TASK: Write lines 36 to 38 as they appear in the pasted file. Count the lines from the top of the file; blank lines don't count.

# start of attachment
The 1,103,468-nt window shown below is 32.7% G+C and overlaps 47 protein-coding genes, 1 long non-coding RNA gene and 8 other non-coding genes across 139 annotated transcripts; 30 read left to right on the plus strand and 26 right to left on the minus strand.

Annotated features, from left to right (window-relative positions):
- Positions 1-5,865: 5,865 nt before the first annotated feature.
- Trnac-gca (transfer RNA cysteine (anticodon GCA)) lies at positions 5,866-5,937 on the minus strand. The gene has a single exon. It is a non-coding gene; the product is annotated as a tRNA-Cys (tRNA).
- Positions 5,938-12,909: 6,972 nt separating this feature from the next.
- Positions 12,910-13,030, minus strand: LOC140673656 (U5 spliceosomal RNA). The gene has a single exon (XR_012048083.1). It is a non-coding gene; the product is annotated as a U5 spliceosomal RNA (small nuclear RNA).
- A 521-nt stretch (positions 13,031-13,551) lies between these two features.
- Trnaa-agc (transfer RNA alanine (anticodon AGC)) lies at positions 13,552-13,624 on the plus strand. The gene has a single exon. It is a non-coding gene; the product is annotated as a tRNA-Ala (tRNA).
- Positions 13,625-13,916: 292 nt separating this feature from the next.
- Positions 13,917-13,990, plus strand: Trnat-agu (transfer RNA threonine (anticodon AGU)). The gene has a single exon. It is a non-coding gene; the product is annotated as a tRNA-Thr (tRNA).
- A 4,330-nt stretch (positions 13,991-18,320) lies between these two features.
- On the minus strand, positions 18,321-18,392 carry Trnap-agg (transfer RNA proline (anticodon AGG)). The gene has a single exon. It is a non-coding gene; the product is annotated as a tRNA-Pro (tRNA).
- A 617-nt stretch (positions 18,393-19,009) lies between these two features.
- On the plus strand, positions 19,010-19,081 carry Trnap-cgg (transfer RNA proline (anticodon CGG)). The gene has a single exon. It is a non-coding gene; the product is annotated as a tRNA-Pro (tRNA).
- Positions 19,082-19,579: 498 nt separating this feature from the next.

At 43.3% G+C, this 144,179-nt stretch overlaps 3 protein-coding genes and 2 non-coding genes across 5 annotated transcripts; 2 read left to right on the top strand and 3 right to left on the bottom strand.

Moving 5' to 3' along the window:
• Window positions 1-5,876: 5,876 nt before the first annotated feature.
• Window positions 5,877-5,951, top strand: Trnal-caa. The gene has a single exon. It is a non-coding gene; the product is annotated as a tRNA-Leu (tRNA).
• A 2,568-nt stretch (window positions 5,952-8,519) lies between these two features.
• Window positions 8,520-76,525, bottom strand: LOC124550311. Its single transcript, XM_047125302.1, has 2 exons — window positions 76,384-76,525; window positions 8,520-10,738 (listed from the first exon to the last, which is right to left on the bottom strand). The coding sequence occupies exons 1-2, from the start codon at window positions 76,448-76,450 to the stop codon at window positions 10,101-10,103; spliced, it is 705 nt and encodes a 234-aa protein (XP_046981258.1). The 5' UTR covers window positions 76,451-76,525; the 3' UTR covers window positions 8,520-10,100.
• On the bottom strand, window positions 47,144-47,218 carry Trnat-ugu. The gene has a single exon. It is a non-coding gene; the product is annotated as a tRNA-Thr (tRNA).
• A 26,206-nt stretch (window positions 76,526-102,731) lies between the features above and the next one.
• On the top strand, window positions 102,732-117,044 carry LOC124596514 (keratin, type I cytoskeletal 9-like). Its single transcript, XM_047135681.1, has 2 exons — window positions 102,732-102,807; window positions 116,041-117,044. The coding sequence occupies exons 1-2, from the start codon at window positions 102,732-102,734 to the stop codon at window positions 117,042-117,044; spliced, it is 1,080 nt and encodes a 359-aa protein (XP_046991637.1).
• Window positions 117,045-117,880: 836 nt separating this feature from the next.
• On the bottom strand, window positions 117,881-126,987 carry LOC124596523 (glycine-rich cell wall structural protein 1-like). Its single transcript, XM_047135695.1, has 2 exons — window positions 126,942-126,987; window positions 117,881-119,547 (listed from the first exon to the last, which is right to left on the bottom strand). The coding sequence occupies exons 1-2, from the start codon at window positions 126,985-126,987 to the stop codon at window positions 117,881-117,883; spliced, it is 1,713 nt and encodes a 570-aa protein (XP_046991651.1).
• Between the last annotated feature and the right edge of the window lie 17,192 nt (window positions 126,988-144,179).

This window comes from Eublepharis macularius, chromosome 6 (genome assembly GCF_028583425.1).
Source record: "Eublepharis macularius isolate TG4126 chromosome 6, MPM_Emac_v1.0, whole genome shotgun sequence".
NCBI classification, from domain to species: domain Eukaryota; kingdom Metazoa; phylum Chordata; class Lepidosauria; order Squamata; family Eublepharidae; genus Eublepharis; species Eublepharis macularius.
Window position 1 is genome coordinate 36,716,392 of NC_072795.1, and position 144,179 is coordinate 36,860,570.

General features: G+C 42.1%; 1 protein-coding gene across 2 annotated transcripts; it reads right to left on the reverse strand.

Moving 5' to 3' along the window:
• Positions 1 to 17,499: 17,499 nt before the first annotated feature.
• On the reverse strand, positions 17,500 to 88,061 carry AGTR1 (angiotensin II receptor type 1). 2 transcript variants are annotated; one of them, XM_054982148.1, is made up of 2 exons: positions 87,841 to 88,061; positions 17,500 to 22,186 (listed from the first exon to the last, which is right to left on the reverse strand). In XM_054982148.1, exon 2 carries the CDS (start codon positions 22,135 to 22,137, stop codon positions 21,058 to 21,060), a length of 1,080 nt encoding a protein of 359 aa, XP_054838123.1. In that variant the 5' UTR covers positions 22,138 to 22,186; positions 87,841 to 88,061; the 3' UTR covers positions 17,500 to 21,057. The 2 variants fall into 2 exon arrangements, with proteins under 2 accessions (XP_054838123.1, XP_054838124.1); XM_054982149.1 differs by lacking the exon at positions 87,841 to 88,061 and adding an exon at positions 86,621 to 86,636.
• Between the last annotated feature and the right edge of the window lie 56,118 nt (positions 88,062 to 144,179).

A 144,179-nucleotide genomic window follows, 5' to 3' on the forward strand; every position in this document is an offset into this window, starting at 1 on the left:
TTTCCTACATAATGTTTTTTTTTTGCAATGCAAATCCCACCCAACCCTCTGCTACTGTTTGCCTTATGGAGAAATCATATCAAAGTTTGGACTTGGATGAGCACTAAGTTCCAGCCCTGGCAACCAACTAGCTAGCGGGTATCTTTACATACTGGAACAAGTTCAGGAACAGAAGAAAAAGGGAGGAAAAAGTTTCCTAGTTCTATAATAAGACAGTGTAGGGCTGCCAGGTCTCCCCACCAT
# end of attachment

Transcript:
• Between the last annotated feature and the right edge of the window lie 56,118 nt (positions 88,062 to 144,179).

A 144,179-nucleotide genomic window follows, 5' to 3' on the forward strand; every position in this document is an offset into this window, starting at 1 on the left:
TTTCCTACATAATGTTTTTTTTTTGCAATGCAAATCCCACCCAACCCTCTGCTACTGTTTGCCTTATGGAGAAATCATATCAAAGTTTGGACTTGGATGAGCACTAAGTTCCAGCCCTGGCAACCAACTAGCTAGCGGGTATCTTTACATACTGGAACAAGTTCAGGAACAGAAGAAAAAGGGAGGAAAAAGTTTCCTAGTTCTATAATAAGACAGTGTAGGGCTGCCAGGTCTCCCCACCAT